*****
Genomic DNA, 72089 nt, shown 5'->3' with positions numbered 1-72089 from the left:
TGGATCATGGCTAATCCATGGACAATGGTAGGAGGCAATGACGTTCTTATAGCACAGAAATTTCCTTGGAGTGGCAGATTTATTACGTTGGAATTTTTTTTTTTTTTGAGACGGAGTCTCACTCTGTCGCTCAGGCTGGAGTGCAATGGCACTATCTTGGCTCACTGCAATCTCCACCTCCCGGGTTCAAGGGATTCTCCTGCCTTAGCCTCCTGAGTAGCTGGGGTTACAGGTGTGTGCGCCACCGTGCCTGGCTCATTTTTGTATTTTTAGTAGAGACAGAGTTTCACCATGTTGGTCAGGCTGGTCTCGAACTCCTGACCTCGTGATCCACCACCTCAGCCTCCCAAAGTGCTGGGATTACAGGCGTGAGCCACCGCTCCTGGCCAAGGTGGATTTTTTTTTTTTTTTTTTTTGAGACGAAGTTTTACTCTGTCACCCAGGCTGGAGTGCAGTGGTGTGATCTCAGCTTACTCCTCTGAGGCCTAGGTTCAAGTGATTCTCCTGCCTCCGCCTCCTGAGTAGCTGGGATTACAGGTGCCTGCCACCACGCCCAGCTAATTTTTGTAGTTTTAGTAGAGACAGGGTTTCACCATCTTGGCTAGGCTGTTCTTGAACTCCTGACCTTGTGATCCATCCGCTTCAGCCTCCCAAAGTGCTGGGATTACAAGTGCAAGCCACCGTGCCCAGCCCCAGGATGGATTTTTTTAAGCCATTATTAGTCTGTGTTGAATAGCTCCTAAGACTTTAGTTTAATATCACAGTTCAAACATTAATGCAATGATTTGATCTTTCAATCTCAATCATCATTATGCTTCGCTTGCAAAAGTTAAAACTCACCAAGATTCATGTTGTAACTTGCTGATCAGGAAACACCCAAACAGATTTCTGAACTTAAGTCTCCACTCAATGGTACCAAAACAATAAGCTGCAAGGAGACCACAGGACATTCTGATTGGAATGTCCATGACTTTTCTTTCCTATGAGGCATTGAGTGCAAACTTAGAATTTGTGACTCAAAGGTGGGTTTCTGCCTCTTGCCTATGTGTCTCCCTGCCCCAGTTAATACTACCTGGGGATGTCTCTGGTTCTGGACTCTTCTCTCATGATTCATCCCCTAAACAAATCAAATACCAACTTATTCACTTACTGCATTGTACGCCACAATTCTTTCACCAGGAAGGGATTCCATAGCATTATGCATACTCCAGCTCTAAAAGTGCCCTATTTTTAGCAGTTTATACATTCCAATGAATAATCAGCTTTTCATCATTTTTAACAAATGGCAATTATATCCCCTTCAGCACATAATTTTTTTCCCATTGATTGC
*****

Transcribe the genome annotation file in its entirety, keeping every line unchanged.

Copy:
Genomic DNA, 72089 nt, shown 5'->3' with positions numbered 1-72089 from the left:
TGGATCATGGCTAATCCATGGACAATGGTAGGAGGCAATGACGTTCTTATAGCACAGAAATTTCCTTGGAGTGGCAGATTTATTACGTTGGAATTTTTTTTTTTTTTGAGACGGAGTCTCACTCTGTCGCTCAGGCTGGAGTGCAATGGCACTATCTTGGCTCACTGCAATCTCCACCTCCCGGGTTCAAGGGATTCTCCTGCCTTAGCCTCCTGAGTAGCTGGGGTTACAGGTGTGTGCGCCACCGTGCCTGGCTCATTTTTGTATTTTTAGTAGAGACAGAGTTTCACCATGTTGGTCAGGCTGGTCTCGAACTCCTGACCTCGTGATCCACCACCTCAGCCTCCCAAAGTGCTGGGATTACAGGCGTGAGCCACCGCTCCTGGCCAAGGTGGATTTTTTTTTTTTTTTTTTTTGAGACGAAGTTTTACTCTGTCACCCAGGCTGGAGTGCAGTGGTGTGATCTCAGCTTACTCCTCTGAGGCCTAGGTTCAAGTGATTCTCCTGCCTCCGCCTCCTGAGTAGCTGGGATTACAGGTGCCTGCCACCACGCCCAGCTAATTTTTGTAGTTTTAGTAGAGACAGGGTTTCACCATCTTGGCTAGGCTGTTCTTGAACTCCTGACCTTGTGATCCATCCGCTTCAGCCTCCCAAAGTGCTGGGATTACAAGTGCAAGCCACCGTGCCCAGCCCCAGGATGGATTTTTTTAAGCCATTATTAGTCTGTGTTGAATAGCTCCTAAGACTTTAGTTTAATATCACAGTTCAAACATTAATGCAATGATTTGATCTTTCAATCTCAATCATCATTATGCTTCGCTTGCAAAAGTTAAAACTCACCAAGATTCATGTTGTAACTTGCTGATCAGGAAACACCCAAACAGATTTCTGAACTTAAGTCTCCACTCAATGGTACCAAAACAATAAGCTGCAAGGAGACCACAGGACATTCTGATTGGAATGTCCATGACTTTTCTTTCCTATGAGGCATTGAGTGCAAACTTAGAATTTGTGACTCAAAGGTGGGTTTCTGCCTCTTGCCTATGTGTCTCCCTGCCCCAGTTAATACTACCTGGGGATGTCTCTGGTTCTGGACTCTTCTCTCATGATTCATCCCCTAAACAAATCAAATACCAACTTATTCACTTACTGCATTGTACGCCACAATTCTTTCACCAGGAAGGGATTCCATAGCATTATGCATACTCCAGCTCTAAAAGTGCCCTATTTTTAGCAGTTTATACATTCCAATGAATAATCAGCTTTTCATCATTTTTAACAAATGGCAATTATATCCCCTTCAGCACATAATTTTTTTCCCATTGATTGC